Sometimes stories come across your desk, within minutes of each other, that are so contradictory you have to laugh.First we have Google, courting open source developers for its Google Code project.
Linux and Open Source
The latest news and views on all things Linux and open source by seasoned Unix and Linux user Steven J. Vaughan-Nichols.
Steven J. Vaughan-Nichols
Steven J. Vaughan-Nichols, aka sjvn, has been writing about technology and the business of technology since CP/M-80 was the cutting edge PC operating system. SJVN covers networking, Linux, open source, and operating systems.
Paula Rooney is a Boston-based writer who has followed the tech industry for more than two decades.
A ZDNet story that originated with Consulting Newsbuilds an intriguing mystery.Why haven't big consulting firms pursued the open source opportunity?
What you need to deal with your open source management headaches may just be a big hunk of expensive, proprietary, closed source software. Thats what OpenLogic thinks because they released Version 3.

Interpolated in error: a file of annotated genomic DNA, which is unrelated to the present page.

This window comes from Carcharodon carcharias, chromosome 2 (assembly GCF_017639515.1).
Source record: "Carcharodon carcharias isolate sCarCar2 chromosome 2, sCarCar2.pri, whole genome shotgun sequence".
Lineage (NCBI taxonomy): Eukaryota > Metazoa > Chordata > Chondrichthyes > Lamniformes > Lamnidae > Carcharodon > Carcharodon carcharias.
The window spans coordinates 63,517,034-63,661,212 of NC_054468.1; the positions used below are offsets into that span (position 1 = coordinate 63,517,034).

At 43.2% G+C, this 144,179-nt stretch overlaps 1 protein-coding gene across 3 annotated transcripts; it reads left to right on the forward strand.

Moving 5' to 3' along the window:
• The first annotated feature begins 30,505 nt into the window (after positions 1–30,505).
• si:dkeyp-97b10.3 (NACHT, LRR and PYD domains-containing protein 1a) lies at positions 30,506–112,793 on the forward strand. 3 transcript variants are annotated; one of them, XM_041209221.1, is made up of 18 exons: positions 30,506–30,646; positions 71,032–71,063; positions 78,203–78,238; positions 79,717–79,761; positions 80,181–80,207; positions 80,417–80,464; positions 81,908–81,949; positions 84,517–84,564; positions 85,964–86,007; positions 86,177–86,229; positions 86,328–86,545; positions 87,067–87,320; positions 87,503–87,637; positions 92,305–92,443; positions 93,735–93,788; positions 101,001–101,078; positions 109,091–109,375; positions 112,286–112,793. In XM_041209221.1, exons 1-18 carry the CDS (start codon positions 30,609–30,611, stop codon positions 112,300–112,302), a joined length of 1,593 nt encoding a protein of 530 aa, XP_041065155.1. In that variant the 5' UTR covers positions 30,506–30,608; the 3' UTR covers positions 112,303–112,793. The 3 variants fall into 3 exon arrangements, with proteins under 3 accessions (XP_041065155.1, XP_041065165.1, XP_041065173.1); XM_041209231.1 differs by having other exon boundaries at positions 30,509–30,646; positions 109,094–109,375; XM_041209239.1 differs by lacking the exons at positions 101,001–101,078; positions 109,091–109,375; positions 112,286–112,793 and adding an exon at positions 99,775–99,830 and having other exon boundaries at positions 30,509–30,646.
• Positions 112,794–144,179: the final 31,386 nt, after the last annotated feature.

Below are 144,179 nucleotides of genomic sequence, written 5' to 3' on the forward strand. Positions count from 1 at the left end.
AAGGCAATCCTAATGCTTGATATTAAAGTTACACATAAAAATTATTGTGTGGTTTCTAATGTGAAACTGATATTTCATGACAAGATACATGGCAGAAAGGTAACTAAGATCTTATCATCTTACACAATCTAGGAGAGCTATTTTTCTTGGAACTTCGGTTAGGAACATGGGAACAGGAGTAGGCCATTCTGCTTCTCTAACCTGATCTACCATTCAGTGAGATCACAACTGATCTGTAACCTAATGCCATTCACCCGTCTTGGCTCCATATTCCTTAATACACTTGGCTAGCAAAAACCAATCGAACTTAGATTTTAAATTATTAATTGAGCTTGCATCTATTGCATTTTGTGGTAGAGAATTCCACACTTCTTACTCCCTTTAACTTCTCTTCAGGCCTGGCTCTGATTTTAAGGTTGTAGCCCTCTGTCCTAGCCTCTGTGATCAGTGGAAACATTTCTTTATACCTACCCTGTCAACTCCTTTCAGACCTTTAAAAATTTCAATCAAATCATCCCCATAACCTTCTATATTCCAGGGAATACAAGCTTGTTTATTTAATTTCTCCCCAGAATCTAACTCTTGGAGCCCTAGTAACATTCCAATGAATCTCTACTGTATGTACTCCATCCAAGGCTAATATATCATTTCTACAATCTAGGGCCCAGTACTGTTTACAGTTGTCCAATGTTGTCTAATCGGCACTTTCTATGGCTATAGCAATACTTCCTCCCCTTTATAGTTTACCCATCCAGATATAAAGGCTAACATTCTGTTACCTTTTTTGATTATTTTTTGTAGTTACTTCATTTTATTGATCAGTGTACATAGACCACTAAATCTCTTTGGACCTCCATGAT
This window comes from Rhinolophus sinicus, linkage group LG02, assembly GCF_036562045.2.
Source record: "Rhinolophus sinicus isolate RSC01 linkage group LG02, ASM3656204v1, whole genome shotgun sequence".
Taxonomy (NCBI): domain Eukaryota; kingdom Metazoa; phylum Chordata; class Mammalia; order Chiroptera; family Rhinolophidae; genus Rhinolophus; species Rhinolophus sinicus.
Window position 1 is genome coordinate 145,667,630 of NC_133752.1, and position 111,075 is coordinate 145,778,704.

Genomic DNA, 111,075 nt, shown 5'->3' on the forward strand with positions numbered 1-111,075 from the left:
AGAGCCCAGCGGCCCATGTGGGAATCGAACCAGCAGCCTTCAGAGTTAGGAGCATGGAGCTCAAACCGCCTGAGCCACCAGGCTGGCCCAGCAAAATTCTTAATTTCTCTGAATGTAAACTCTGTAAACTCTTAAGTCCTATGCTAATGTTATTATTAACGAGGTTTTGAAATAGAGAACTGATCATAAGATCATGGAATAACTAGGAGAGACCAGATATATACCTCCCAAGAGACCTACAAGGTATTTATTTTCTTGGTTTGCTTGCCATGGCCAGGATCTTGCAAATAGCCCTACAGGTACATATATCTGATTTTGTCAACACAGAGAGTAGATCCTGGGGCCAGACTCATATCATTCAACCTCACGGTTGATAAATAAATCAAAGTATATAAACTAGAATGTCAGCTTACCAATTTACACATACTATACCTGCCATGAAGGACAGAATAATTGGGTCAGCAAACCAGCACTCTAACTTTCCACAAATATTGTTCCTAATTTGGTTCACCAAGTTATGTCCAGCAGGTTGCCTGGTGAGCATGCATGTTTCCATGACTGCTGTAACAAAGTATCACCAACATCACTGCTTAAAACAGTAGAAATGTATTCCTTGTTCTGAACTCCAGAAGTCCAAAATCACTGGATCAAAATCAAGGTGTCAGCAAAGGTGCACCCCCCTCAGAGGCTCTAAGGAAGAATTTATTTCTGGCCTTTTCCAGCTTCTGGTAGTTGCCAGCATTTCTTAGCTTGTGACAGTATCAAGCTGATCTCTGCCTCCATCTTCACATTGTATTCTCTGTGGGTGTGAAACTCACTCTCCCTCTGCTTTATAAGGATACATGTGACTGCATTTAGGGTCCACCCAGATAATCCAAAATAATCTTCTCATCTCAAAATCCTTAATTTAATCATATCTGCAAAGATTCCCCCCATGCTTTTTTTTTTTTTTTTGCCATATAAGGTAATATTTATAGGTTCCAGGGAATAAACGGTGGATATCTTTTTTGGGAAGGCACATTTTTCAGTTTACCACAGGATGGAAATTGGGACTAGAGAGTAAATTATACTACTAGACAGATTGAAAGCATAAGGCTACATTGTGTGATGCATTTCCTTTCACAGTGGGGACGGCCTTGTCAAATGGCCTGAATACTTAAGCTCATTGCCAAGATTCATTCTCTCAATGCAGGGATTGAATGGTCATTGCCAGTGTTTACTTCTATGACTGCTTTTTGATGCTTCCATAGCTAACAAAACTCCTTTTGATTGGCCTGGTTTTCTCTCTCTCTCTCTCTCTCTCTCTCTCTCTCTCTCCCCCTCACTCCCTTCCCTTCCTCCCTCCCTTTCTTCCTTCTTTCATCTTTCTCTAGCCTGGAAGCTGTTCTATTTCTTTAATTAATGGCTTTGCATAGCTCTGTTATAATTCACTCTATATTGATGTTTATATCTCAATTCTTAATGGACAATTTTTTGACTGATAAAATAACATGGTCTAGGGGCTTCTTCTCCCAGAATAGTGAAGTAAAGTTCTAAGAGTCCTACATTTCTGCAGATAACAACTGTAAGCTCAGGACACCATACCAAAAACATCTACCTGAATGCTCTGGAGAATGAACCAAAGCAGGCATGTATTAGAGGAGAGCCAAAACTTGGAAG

Our own Stephen Shankland has a story out illustrating the continuing confusion over the word Linux. The story is that Harald Welte, who runs the GPL Violations Project, found 13 hardware companies at CeBIT who were violating the GPL of GNU-Linux by not releasing code based on it.
Despite pleas from its developers, Microsoft is ending free support for Visual Basic 6 this month.For the open source community, this is no great loss.
Upgrade a network application and it propagates immediately to all users. In many ways thats all Google is, a networked Linux application (database-driven).
Yesterday ZDNet had a report that GCC, the compiler which turns most open source code into machine code, will soon update to Version 4.0.
Doing my evening browsing, I ran across the GPL Violations website, put together by Harald Welte -- one of the heroes of open source (or free software, if you prefer). Welte is a contributor to several projects, including the Netfilter/iptables project that provides the framework for packet filtering, network address translation (NAT) and packet mangling for the 2.
Jason Matusow admits to some trouble with the word "open." We can play the same game with "license.
When corporate officers blog, a type of Kabuki is taking place. What you're reading is advocacy, marketing and a bit of PR.